As the elections heat up, Republicans are attacking critics, literally. Here Senator Allen’s staff attacked someone asking him questions today. I guess royalty believe they should be immune to questioning:
UPDATE: Here is a letter from Mike Stark, the man who was assaulted:
My name is Mike Stark. I am a law student at the University of Virginia, a marine, and a citizen journalist. Earlier today at a public event, I was attempting to ask Senator Allen a question about his sealed divorce record and his arrest in the 1970s, both of which are in the public domain. His people assaulted me, put me in a headlock, and wrestled me to the ground. Video footage is available here, from an NBC affiliate.
I demand that Senator Allen fire the staffers who beat up a constituent attempting to use his constitutional right to petition his government. I also want to know why Senator Allen would want his staffers to assault someone asking questions about matters of public record in the heat of a political campaign. Why are his divorce records sealed? Why was he arrested in the 1970s? And why did his campaign batter me when I asked him about these questions.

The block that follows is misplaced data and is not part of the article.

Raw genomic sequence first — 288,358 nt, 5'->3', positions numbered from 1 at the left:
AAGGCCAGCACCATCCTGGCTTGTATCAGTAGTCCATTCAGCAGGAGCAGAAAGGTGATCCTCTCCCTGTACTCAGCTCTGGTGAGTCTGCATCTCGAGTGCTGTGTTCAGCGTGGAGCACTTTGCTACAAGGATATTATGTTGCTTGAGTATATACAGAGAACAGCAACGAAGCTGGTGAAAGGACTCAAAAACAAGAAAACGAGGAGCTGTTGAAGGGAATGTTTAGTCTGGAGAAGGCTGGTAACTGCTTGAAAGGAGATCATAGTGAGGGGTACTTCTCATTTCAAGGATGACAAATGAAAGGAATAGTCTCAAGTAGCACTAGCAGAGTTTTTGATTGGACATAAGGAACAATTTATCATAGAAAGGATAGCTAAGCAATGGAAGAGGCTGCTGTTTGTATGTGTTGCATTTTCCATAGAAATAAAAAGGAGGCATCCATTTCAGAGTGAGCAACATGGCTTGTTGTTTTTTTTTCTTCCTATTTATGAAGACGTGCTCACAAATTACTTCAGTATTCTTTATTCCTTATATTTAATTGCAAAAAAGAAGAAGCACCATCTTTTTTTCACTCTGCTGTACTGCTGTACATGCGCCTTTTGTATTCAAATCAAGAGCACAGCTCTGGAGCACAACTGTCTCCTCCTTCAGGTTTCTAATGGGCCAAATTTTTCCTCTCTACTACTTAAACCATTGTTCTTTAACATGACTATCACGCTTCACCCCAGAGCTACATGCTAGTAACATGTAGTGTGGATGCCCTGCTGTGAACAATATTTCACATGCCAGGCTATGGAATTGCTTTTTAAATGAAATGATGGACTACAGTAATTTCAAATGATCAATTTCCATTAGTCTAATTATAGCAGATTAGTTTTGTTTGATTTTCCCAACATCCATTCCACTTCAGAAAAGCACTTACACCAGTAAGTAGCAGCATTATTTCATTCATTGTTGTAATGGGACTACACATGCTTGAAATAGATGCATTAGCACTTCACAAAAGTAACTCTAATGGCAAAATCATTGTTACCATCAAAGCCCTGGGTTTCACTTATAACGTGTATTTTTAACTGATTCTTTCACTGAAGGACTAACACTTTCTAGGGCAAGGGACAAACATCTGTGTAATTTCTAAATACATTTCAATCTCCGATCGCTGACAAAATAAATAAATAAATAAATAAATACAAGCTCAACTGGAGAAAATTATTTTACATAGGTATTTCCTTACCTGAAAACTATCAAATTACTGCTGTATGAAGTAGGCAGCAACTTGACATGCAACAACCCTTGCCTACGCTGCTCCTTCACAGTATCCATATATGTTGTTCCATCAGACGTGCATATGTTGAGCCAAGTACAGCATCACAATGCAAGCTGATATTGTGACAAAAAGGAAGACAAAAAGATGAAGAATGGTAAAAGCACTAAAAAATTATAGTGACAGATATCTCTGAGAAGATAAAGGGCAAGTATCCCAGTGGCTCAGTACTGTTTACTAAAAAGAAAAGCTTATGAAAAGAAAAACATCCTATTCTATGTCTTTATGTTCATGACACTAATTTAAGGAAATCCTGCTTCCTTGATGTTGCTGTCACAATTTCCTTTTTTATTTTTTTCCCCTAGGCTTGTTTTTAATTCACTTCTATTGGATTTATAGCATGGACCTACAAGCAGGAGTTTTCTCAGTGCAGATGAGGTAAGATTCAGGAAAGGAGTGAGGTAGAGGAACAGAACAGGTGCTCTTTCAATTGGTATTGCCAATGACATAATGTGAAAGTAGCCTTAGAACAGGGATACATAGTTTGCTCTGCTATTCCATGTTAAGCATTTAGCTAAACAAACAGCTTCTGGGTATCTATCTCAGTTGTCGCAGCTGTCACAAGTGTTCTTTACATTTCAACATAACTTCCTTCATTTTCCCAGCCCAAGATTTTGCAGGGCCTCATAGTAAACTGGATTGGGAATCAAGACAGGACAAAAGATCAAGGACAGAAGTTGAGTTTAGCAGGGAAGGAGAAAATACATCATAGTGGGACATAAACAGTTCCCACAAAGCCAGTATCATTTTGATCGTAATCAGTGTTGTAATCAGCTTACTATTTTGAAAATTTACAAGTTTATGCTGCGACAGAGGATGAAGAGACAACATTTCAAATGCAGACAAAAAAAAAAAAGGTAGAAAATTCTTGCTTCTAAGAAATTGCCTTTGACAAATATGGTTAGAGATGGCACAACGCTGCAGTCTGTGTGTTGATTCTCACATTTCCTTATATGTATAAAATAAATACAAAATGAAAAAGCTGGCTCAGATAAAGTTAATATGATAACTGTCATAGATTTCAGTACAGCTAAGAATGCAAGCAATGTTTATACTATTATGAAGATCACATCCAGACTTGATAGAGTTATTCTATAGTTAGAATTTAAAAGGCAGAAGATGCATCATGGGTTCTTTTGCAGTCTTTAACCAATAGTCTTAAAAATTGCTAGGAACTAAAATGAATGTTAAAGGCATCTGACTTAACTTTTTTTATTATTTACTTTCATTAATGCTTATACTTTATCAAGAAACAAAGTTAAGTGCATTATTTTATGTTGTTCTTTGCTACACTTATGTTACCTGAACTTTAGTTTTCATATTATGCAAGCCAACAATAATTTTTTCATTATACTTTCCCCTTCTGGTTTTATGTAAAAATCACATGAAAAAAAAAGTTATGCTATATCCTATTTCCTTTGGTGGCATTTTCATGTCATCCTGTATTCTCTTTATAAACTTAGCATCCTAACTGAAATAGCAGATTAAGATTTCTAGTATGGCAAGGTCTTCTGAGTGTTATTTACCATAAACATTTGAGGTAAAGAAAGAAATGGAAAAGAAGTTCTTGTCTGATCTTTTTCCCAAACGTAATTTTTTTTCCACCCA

George Allen defends his support of the Iraq war by saying that our troops are defending the ideals America stands for. Indeed, he says our troops are defending our very freedom. What kind of country is it when a Senator’s constituent is assaulted for asking difficult and uncomfortable questions? What freedoms do we have left? Maybe we need to bring the troops home so that they can fight for freedom at George Allen’s campaign events. Demanding accountability should not be an offense worthy of assault.
I will be pressing charges against George Allen and his surrogates later today. George Allen, at any time, could have stopped the fray. All he had to do was say, “This is not how my campaign is run. Take your hands off that man.” He could have ignored my questions. Instead he and his thugs chose violence. I spent four years in the Marine Corps. I’ll be damned if I’ll let my country be taken from me by thugs that are afraid of taking responsibility for themselves.